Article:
The Laver in the Life of Jesus
"He poureth water into a basin, and began to wash the disciples' feet, and to wipe them with a towel wherewith He was girded."—JOHN xiii. 5.
In the court of the Temple there were two objects that arrested the eye of the entering worshipper—the Brazen Altar, and the Laver. The latter was kept always full of pure, fresh water, for the constant washings enjoined by the Levitical code. Before the priests were consecrated for their holy work, and attired in the robes of the sacred office, they washed there (Ex. xxix. 4). Before they entered the Holy Place in their ordinary ministry, and before Aaron, on the great Day of Atonement, proceeded to the Most Holy Place, with blood, not his own, it was needful to conform to the prescribed ablutions. "He shall bathe his flesh in water" (Lev. xvi. 4).
First, then, the Altar, and then the Laver; the order is irreversible, and the teaching of the types is as exact as mathematics. Hence, when the writer of the Epistle to the Hebrews invites us to draw near, and make our abode in the Most Holy Place, he carefully obeys the Divine order, and bids us "draw near, with a true heart, in full assurance of faith, having our hearts sprinkled from an evil conscience, and our bodies washed with pure water."
In this scene (John xiii. 1-14), on the eve of our Lord's betrayal, we find the spiritual counterpart of the Laver, just as the Cross stands for the Brazen Altar.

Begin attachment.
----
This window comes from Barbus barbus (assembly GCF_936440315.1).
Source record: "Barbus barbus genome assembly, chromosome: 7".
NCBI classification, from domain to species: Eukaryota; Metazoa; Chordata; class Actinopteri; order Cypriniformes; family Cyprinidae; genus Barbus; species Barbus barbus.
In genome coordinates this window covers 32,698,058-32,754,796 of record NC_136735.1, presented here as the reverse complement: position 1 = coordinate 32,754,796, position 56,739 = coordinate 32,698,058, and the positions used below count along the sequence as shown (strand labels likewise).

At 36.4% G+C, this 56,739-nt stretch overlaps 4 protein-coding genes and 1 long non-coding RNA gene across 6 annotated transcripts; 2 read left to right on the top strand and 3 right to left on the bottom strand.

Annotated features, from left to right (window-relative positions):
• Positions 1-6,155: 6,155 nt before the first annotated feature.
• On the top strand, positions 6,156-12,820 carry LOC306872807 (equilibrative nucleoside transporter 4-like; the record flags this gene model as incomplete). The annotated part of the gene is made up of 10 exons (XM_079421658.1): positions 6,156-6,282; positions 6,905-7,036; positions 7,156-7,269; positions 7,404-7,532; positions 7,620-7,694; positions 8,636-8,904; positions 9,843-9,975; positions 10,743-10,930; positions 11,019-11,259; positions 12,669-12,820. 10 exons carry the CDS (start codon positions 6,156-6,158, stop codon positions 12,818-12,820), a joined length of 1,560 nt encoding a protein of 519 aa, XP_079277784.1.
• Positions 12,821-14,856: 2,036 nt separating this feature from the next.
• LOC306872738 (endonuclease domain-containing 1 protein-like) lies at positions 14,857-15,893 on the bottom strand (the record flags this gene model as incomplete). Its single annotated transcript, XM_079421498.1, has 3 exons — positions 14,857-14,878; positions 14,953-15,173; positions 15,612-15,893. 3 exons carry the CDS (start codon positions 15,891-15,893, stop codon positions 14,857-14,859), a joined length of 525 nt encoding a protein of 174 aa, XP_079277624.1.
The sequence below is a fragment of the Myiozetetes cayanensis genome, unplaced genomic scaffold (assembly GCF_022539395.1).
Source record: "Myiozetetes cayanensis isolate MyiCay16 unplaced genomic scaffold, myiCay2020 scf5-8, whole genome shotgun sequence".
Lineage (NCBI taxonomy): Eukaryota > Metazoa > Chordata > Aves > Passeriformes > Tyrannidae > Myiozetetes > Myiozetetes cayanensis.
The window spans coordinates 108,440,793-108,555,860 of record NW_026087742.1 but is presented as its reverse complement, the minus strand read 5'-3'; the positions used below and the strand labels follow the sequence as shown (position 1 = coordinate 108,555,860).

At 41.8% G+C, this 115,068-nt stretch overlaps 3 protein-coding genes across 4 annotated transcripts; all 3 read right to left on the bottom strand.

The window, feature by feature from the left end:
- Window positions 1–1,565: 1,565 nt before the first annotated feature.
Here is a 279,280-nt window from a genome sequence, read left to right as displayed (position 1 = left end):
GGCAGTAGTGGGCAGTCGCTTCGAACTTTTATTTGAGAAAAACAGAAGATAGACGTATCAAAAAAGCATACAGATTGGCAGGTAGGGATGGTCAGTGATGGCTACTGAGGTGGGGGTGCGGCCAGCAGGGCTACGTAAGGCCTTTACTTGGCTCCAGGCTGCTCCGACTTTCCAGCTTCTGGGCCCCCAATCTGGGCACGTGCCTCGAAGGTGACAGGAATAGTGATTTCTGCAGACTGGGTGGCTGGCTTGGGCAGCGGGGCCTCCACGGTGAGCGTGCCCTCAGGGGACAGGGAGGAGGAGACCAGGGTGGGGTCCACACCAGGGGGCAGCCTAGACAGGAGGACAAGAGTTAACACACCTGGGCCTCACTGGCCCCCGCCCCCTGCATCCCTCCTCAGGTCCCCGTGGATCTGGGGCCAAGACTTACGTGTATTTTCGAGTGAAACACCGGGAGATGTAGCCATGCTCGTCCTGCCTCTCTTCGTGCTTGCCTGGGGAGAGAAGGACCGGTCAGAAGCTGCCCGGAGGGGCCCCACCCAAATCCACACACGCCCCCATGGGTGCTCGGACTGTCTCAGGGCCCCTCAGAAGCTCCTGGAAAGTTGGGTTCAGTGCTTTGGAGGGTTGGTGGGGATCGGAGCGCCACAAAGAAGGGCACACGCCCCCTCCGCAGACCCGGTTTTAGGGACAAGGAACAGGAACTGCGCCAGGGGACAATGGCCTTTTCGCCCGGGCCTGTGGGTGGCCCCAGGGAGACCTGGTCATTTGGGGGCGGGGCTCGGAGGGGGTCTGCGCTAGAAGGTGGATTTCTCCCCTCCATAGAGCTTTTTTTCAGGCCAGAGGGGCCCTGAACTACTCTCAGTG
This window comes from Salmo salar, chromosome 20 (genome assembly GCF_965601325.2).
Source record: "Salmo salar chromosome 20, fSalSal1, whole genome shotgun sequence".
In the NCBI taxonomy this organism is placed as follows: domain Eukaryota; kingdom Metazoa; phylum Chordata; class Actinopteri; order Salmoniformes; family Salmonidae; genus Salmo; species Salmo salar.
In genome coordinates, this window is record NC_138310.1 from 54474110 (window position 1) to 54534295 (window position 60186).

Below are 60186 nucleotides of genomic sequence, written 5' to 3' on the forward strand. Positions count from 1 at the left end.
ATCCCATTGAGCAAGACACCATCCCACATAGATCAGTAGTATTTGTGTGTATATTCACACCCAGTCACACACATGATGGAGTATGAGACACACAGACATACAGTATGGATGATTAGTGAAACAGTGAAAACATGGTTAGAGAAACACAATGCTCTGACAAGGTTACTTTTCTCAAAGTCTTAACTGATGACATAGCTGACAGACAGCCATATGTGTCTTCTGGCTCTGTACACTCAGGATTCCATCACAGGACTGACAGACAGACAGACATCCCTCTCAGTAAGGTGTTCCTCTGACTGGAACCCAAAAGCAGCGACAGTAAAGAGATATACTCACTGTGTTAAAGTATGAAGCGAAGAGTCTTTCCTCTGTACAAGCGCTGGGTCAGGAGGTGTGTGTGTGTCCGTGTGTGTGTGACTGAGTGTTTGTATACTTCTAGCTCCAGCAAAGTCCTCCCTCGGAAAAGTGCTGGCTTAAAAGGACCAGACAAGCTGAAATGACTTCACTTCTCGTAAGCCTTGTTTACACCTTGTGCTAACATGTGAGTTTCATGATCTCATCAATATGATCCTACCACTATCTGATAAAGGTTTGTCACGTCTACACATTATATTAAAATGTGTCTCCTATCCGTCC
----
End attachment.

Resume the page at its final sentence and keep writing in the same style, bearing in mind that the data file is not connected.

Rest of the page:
I. THE CIRCUMSTANCE THAT LED TO THIS ACT OF LOVE.—In order fully to understand this touching incident, it is necessary to remember the circumstances out of which it sprang. On the way from Bethany to the upper room in which the Supper had been prepared, and on entering therein, our Lord must have been deeply absorbed in the momentous events in which He was to be the central figure; but He was not unmindful of a contention which had engaged His disciples, for they had been disputing one with another as to which of them should be the greatest. The proud spirit of the flesh, which so often cursed the little group, broke out in this awful hour with renewed energy, as though the prince of this world would inflict a parting blow on his great Antagonist, through those whom He loved best. It was as if he said, "See the results of Thy tears and teachings, of Thy prayers and pleadings; the love which Thou hast so often inculcated is but a passing sentiment, that has never rooted itself in the soil of these wayward hearts. It is a plant too rare and exotic for the climate of earth. Take it back with Thee to Thine own home if Thou wilt, but seek not to achieve the impossible." It was heartrending that this exhibition of pride should take place just at this juncture. These were the men who had been with Him in His temptations, who had had the benefit of His most careful instructions, who had been exposed to the full influence of His personal character; and yet, notwithstanding all, the rock-bed of pride, that cast the angels down from heaven, that led to the fall of man, obtruded itself....